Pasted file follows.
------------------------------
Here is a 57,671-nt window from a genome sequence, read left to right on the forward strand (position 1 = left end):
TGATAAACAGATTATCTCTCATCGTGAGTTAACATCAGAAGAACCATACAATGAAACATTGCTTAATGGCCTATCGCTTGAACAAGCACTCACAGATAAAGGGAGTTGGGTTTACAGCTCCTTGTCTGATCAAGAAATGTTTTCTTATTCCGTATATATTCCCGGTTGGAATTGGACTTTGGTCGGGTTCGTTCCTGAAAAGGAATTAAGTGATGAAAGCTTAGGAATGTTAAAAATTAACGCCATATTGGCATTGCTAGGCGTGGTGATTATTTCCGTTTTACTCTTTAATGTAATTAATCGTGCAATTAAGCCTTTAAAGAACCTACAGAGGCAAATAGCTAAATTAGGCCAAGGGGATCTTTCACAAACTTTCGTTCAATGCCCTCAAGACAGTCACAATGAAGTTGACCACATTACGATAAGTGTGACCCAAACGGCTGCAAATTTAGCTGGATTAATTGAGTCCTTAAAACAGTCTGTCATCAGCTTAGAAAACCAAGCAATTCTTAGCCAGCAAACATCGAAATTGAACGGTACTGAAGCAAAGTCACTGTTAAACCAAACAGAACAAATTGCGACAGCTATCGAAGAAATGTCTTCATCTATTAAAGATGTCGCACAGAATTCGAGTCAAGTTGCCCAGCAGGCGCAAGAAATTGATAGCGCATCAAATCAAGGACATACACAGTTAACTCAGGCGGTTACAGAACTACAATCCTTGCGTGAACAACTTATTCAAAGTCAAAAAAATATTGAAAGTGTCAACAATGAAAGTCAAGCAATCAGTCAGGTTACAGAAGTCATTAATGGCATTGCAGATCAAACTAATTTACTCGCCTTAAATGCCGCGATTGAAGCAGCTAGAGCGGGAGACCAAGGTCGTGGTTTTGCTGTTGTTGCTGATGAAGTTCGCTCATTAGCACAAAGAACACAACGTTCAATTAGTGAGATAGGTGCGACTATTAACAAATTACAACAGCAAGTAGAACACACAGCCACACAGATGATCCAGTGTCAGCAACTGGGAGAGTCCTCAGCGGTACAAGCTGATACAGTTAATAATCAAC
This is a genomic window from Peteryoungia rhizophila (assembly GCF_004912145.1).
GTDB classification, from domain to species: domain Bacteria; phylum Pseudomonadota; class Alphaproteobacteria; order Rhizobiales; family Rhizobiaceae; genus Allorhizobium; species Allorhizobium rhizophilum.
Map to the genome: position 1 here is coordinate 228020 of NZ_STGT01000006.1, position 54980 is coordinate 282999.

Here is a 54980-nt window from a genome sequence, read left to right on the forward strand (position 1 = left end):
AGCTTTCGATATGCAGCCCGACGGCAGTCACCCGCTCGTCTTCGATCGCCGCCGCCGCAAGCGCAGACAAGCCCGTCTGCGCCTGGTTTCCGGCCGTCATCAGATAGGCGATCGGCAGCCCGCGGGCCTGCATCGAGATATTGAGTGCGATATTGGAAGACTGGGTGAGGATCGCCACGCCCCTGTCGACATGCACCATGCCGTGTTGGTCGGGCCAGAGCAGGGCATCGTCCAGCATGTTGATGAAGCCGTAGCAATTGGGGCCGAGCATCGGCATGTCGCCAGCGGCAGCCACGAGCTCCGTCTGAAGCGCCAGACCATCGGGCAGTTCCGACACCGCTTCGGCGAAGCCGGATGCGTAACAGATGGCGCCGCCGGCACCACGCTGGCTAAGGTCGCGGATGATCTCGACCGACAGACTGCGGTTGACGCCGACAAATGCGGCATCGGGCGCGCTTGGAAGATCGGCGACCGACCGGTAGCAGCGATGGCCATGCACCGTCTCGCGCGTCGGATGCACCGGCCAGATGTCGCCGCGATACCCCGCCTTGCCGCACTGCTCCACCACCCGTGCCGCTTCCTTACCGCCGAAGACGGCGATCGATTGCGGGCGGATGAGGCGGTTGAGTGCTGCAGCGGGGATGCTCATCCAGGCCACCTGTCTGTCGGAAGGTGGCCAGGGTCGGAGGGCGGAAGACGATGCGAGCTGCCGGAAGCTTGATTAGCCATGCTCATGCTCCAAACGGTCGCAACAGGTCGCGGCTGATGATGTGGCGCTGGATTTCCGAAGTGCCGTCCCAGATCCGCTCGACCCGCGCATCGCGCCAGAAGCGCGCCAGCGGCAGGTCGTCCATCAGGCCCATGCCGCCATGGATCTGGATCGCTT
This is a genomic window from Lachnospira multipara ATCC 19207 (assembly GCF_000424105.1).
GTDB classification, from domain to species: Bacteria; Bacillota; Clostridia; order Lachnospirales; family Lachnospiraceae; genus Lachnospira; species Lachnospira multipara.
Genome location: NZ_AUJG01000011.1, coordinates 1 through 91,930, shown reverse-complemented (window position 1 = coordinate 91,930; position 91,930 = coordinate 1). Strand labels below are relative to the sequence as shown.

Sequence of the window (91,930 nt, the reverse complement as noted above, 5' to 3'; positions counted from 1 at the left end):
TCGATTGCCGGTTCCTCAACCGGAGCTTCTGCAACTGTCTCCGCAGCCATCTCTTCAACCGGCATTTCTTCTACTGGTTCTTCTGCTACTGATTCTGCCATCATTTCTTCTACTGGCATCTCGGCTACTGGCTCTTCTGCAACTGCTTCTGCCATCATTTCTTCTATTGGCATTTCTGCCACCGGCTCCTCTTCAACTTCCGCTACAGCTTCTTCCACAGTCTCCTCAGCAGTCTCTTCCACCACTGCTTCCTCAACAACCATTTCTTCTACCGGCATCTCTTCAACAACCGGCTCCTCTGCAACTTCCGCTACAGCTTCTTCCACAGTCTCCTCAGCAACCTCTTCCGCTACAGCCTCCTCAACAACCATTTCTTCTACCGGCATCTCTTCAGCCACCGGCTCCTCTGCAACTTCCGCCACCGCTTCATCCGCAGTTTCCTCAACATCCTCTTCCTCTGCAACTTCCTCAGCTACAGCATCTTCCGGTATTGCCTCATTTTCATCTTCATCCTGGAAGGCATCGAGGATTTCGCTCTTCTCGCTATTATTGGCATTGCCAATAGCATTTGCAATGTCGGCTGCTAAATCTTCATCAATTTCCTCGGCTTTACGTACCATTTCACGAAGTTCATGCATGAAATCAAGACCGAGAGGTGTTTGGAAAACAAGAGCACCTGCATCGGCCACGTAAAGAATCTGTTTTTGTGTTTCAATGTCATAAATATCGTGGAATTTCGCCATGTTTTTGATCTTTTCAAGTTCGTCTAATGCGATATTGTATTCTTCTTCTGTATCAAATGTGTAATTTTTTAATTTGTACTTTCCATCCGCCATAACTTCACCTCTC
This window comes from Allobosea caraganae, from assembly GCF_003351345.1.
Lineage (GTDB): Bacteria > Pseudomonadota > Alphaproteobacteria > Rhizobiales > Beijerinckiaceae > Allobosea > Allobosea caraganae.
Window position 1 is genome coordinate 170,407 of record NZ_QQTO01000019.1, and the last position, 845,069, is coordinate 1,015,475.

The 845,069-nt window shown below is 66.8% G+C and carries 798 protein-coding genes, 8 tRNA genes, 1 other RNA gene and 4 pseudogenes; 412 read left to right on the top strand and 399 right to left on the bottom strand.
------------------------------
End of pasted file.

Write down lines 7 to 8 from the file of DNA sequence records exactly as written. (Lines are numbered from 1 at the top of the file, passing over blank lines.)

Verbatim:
AGCTTTCGATATGCAGCCCGACGGCAGTCACCCGCTCGTCTTCGATCGCCGCCGCCGCAAGCGCAGACAAGCCCGTCTGCGCCTGGTTTCCGGCCGTCATCAGATAGGCGATCGGCAGCCCGCGGGCCTGCATCGAGATATTGAGTGCGATATTGGAAGACTGGGTGAGGATCGCCACGCCCCTGTCGACATGCACCATGCCGTGTTGGTCGGGCCAGAGCAGGGCATCGTCCAGCATGTTGATGAAGCCGTAGCAATTGGGGCCGAGCATCGGCATGTCGCCAGCGGCAGCCACGAGCTCCGTCTGAAGCGCCAGACCATCGGGCAGTTCCGACACCGCTTCGGCGAAGCCGGATGCGTAACAGATGGCGCCGCCGGCACCACGCTGGCTAAGGTCGCGGATGATCTCGACCGACAGACTGCGGTTGACGCCGACAAATGCGGCATCGGGCGCGCTTGGAAGATCGGCGACCGACCGGTAGCAGCGATGGCCATGCACCGTCTCGCGCGTCGGATGCACCGGCCAGATGTCGCCGCGATACCCCGCCTTGCCGCACTGCTCCACCACCCGTGCCGCTTCCTTACCGCCGAAGACGGCGATCGATTGCGGGCGGATGAGGCGGTTGAGTGCTGCAGCGGGGATGCTCATCCAGGCCACCTGTCTGTCGGAAGGTGGCCAGGGTCGGAGGGCGGAAGACGATGCGAGCTGCCGGAAGCTTGATTAGCCATGCTCATGCTCCAAACGGTCGCAACAGGTCGCGGCTGATGATGTGGCGCTGGATTTCCGAAGTGCCGTCCCAGATCCGCTCGACCCGCGCATCGCGCCAGAAGCGCGCCAGCGGCAGGTCGTCCATCAGGCCCATGCCGCCATGGATCTGGATCGCTT
This is a genomic window from Lachnospira multipara ATCC 19207 (assembly GCF_000424105.1).